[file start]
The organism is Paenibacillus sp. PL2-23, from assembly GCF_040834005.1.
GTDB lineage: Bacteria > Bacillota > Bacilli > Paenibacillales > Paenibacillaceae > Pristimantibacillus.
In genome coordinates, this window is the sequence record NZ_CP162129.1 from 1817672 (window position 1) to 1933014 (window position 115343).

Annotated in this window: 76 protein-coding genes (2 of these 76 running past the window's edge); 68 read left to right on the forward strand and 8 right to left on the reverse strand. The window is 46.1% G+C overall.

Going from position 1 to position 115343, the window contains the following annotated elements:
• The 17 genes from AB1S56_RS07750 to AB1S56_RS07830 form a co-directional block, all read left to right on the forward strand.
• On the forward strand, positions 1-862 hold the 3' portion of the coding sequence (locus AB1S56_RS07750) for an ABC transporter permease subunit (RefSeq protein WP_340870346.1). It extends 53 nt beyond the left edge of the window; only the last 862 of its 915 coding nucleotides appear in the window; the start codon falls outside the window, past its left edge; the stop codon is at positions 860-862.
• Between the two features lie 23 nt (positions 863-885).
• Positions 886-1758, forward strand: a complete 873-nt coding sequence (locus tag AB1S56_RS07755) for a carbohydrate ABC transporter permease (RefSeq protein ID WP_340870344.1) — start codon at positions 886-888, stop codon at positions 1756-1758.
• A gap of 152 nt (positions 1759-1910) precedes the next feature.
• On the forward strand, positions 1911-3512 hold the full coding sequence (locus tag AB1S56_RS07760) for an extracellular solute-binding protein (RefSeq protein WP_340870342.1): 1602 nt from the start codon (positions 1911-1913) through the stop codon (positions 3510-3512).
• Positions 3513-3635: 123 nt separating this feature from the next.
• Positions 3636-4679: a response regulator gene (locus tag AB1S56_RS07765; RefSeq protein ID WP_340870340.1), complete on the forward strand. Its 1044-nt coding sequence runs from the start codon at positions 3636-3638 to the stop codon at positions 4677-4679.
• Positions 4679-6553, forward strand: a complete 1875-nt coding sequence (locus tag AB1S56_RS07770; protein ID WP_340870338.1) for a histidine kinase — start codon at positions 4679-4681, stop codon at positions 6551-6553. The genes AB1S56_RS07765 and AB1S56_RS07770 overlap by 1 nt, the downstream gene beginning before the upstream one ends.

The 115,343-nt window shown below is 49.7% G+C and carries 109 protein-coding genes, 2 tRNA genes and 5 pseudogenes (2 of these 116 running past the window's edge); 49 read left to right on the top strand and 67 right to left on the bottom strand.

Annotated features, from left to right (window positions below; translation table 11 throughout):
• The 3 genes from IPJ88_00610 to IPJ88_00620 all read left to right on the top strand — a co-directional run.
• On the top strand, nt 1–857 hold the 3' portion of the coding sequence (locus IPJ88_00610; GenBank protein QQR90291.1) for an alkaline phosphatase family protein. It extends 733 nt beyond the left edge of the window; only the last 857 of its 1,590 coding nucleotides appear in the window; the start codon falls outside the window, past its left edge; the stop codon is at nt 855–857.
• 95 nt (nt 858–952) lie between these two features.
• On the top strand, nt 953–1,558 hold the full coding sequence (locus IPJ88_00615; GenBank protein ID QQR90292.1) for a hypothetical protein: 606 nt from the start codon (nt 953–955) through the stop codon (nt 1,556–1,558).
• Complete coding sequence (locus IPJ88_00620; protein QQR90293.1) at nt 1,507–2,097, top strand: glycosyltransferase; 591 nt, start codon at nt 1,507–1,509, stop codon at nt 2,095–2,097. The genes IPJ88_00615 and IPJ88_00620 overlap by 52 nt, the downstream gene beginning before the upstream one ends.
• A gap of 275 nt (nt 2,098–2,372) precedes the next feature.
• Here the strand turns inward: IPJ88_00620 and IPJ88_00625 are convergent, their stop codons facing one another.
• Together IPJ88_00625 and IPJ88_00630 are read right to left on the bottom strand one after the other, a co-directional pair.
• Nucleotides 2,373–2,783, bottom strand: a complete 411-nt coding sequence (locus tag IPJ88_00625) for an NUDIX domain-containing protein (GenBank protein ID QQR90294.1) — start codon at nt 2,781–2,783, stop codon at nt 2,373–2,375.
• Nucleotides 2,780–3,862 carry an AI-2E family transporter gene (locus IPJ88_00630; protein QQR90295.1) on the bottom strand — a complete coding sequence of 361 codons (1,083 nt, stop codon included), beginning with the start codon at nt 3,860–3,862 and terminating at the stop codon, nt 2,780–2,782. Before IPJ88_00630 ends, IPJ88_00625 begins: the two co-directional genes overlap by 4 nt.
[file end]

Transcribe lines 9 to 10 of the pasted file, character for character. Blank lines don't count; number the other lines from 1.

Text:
• Positions 886-1758, forward strand: a complete 873-nt coding sequence (locus tag AB1S56_RS07755) for a carbohydrate ABC transporter permease (RefSeq protein ID WP_340870344.1) — start codon at positions 886-888, stop codon at positions 1756-1758.
• A gap of 152 nt (positions 1759-1910) precedes the next feature.